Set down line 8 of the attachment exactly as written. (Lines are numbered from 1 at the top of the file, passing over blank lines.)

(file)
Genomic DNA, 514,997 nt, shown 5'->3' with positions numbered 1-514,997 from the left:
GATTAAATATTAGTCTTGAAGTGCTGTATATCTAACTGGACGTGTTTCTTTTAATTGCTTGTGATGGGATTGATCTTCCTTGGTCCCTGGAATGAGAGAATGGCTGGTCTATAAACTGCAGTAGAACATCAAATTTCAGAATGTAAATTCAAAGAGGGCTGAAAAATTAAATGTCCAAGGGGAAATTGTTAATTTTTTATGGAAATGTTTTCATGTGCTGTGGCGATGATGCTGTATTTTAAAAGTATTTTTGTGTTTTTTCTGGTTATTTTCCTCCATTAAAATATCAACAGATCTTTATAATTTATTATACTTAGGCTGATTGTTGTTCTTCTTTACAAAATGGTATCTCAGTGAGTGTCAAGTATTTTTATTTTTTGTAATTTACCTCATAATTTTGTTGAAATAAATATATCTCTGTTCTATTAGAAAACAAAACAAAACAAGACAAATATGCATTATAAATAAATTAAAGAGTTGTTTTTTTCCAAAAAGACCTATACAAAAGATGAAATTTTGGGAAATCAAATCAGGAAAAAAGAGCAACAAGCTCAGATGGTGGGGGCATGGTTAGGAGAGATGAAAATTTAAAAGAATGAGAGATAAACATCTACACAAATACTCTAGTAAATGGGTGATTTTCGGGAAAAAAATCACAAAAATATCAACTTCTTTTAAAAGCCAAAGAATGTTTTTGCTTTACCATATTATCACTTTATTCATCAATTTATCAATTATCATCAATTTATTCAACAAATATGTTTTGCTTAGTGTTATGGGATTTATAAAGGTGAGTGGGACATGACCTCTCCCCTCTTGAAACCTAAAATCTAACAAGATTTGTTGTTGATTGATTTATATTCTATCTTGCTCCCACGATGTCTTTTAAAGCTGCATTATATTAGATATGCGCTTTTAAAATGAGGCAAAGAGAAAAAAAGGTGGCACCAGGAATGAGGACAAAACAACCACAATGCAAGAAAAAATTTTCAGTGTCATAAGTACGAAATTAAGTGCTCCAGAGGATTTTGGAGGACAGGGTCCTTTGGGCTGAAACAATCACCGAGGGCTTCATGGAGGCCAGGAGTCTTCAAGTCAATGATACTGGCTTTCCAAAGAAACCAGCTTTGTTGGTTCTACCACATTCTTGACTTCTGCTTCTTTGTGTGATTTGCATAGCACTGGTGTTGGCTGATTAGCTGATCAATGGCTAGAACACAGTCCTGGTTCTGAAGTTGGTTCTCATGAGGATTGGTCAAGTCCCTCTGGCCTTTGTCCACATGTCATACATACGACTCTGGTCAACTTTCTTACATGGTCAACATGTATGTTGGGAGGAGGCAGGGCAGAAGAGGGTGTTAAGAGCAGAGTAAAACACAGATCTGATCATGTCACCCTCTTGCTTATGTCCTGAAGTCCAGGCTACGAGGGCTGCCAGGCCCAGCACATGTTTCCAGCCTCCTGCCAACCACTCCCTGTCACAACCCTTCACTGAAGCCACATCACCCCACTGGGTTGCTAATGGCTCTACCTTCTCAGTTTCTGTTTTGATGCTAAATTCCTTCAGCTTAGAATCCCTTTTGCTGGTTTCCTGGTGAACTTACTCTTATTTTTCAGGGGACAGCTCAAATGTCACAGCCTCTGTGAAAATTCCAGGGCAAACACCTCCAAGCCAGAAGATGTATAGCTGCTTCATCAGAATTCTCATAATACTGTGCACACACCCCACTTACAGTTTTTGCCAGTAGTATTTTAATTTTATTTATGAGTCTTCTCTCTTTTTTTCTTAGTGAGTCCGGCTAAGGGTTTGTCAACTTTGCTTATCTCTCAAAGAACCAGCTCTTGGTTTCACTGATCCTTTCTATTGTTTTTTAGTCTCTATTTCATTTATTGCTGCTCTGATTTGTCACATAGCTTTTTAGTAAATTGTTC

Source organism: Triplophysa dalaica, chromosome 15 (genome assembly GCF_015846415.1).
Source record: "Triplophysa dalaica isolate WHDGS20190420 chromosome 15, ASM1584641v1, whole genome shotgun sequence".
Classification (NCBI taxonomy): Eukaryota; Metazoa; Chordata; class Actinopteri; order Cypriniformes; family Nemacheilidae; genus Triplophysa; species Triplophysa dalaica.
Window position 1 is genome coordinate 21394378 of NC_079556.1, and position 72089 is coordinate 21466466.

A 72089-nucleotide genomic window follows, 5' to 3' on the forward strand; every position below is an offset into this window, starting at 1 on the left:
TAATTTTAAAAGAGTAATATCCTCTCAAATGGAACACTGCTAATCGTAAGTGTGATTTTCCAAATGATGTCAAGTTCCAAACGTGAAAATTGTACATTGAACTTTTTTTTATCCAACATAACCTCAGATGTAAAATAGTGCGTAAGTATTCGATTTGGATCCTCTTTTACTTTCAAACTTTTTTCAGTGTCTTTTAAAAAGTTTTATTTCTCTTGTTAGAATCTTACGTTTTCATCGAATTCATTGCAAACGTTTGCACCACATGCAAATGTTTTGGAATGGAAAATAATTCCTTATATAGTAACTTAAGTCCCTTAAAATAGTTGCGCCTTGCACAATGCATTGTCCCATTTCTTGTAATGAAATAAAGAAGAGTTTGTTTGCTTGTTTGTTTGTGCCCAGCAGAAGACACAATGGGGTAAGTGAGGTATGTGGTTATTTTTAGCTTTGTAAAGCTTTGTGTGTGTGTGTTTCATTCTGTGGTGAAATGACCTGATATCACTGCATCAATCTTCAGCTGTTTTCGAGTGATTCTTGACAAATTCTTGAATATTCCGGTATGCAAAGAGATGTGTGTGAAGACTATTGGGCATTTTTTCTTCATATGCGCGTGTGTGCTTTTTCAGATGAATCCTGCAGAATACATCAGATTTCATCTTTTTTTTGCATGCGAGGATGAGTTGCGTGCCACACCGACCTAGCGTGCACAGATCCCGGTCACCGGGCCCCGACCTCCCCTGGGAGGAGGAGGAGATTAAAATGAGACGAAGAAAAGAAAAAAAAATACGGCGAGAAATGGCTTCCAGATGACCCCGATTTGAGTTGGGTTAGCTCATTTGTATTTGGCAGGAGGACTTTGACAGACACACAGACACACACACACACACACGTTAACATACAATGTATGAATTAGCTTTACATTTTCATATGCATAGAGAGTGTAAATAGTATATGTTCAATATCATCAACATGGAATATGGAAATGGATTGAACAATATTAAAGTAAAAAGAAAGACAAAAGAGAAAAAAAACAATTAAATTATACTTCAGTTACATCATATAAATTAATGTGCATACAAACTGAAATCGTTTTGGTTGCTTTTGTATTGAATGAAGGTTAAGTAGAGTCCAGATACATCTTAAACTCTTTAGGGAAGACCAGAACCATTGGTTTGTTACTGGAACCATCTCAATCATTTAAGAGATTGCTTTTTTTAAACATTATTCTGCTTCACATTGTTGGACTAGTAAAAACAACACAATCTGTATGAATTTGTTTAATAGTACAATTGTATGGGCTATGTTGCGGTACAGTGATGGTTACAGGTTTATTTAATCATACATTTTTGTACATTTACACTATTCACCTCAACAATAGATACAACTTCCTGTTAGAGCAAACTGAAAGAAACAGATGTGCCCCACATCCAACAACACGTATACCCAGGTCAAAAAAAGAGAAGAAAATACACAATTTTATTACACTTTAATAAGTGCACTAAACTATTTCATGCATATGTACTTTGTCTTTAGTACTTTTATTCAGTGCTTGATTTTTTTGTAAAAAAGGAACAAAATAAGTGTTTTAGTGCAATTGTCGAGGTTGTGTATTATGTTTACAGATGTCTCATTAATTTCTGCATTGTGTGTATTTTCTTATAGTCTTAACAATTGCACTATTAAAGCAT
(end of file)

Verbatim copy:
TAATTTTAAAAGAGTAATATCCTCTCAAATGGAACACTGCTAATCGTAAGTGTGATTTTCCAAATGATGTCAAGTTCCAAACGTGAAAATTGTACATTGAACTTTTTTTTATCCAACATAACCTCAGATGTAAAATAGTGCGTAAGTATTCGATTTGGATCCTCTTTTACTTTCAAACTTTTTTCAGTGTCTTTTAAAAAGTTTTATTTCTCTTGTTAGAATCTTACGTTTTCATCGAATTCATTGCAAACGTTTGCACCACATGCAAATGTTTTGGAATGGAAAATAATTCCTTATATAGTAACTTAAGTCCCTTAAAATAGTTGCGCCTTGCACAATGCATTGTCCCATTTCTTGTAATGAAATAAAGAAGAGTTTGTTTGCTTGTTTGTTTGTGCCCAGCAGAAGACACAATGGGGTAAGTGAGGTATGTGGTTATTTTTAGCTTTGTAAAGCTTTGTGTGTGTGTGTTTCATTCTGTGGTGAAATGACCTGATATCACTGCATCAATCTTCAGCTGTTTTCGAGTGATTCTTGACAAATTCTTGAATATTCCGGTATGCAAAGAGATGTGTGTGAAGACTATTGGGCATTTTTTCTTCATATGCGCGTGTGTGCTTTTTCAGATGAATCCTGCAGAATACATCAGATTTCATCTTTTTTTTGCATGCGAGGATGAGTTGCGTGCCACACCGACCTAGCGTGCACAGATCCCGGTCACCGGGCCCCGACCTCCCCTGGGAGGAGGAGGAGATTAAAATGAGACGAAGAAAAGAAAAAAAAATACGGCGAGAAATGGCTTCCAGATGACCCCGATTTGAGTTGGGTTAGCTCATTTGTATTTGGCAGGAGGACTTTGACAGACACACAGACACACACACACACACACGTTAACATACAATGTATGAATTAGCTTTACATTTTCATATGCATAGAGAGTGTAAATAGTATATGTTCAATATCATCAACATGGAATATGGAAATGGATTGAACAATATTAAAGTAAAAAGAAAGACAAAAGAGAAAAAAAACAATTAAATTATACTTCAGTTACATCATATAAATTAATGTGCATACAAACTGAAATCGTTTTGGTTGCTTTTGTATTGAATGAAGGTTAAGTAGAGTCCAGATACATCTTAAACTCTTTAGGGAAGACCAGAACCATTGGTTTGTTACTGGAACCATCTCAATCATTTAAGAGATTGCTTTTTTTAAACATTATTCTGCTTCACATTGTTGGACTAGTAAAAACAACACAATCTGTATGAATTTGTTTAATAGTACAATTGTATGGGCTATGTTGCGGTACAGTGATGGTTACAGGTTTATTTAATCATACATTTTTGTACATTTACACTATTCACCTCAACAATAGATACAACTTCCTGTTAGAGCAAACTGAAAGAAACAGATGTGCCCCACATCCAACAACACGTATACCCAGGTCAAAAAAAGAGAAGAAAATACACAATTTTATTACACTTTAATAAGTGCACTAAACTATTTCATGCATATGTACTTTGTCTTTAGTACTTTTATTCAGTGCTTGATTTTTTTGTAAAAAAGGAACAAAATAAGTGTTTTAGTGCAATTGTCGAGGTTGTGTATTATGTTTACAGATGTCTCATTAATTTCTGCATTGTGTGTATTTTCTTATAGTCTTAACAATTGCACTATTAAAGCAT